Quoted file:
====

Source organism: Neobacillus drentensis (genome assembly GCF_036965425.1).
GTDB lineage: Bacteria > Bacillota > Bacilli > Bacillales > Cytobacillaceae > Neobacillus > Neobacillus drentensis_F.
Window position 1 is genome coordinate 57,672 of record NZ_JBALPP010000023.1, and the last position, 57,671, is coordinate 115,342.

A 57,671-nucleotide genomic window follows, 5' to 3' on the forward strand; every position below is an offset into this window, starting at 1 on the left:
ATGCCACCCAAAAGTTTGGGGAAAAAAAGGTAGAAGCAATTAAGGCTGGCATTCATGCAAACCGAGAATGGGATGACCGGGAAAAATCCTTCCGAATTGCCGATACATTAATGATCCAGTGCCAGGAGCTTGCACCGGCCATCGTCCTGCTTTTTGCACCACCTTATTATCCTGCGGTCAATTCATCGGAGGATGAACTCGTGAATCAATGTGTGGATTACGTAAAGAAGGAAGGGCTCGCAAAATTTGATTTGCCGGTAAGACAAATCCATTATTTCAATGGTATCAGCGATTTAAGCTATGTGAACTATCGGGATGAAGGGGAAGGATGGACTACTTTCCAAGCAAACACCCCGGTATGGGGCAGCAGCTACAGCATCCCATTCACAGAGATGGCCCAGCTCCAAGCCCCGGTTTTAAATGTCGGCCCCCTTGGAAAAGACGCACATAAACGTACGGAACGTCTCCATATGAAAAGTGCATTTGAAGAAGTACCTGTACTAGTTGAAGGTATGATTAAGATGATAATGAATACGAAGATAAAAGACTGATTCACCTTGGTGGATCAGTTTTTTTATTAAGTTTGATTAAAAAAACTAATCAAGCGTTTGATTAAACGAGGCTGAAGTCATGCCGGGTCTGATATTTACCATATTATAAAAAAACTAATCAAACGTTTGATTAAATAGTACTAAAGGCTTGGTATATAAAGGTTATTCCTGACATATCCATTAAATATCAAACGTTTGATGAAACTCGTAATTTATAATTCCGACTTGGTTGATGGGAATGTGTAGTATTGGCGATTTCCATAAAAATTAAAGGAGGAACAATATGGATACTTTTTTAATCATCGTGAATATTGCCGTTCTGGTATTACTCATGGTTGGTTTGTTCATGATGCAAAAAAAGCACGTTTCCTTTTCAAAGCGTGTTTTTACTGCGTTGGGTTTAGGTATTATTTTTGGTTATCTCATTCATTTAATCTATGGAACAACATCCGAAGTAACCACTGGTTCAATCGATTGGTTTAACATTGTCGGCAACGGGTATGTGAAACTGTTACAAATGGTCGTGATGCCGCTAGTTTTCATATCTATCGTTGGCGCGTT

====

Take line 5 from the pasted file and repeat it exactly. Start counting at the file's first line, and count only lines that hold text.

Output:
ATGCCACCCAAAAGTTTGGGGAAAAAAAGGTAGAAGCAATTAAGGCTGGCATTCATGCAAACCGAGAATGGGATGACCGGGAAAAATCCTTCCGAATTGCCGATACATTAATGATCCAGTGCCAGGAGCTTGCACCGGCCATCGTCCTGCTTTTTGCACCACCTTATTATCCTGCGGTCAATTCATCGGAGGATGAACTCGTGAATCAATGTGTGGATTACGTAAAGAAGGAAGGGCTCGCAAAATTTGATTTGCCGGTAAGACAAATCCATTATTTCAATGGTATCAGCGATTTAAGCTATGTGAACTATCGGGATGAAGGGGAAGGATGGACTACTTTCCAAGCAAACACCCCGGTATGGGGCAGCAGCTACAGCATCCCATTCACAGAGATGGCCCAGCTCCAAGCCCCGGTTTTAAATGTCGGCCCCCTTGGAAAAGACGCACATAAACGTACGGAACGTCTCCATATGAAAAGTGCATTTGAAGAAGTACCTGTACTAGTTGAAGGTATGATTAAGATGATAATGAATACGAAGATAAAAGACTGATTCACCTTGGTGGATCAGTTTTTTTATTAAGTTTGATTAAAAAAACTAATCAAGCGTTTGATTAAACGAGGCTGAAGTCATGCCGGGTCTGATATTTACCATATTATAAAAAAACTAATCAAACGTTTGATTAAATAGTACTAAAGGCTTGGTATATAAAGGTTATTCCTGACATATCCATTAAATATCAAACGTTTGATGAAACTCGTAATTTATAATTCCGACTTGGTTGATGGGAATGTGTAGTATTGGCGATTTCCATAAAAATTAAAGGAGGAACAATATGGATACTTTTTTAATCATCGTGAATATTGCCGTTCTGGTATTACTCATGGTTGGTTTGTTCATGATGCAAAAAAAGCACGTTTCCTTTTCAAAGCGTGTTTTTACTGCGTTGGGTTTAGGTATTATTTTTGGTTATCTCATTCATTTAATCTATGGAACAACATCCGAAGTAACCACTGGTTCAATCGATTGGTTTAACATTGTCGGCAACGGGTATGTGAAACTGTTACAAATGGTCGTGATGCCGCTAGTTTTCATATCTATCGTTGGCGCGTT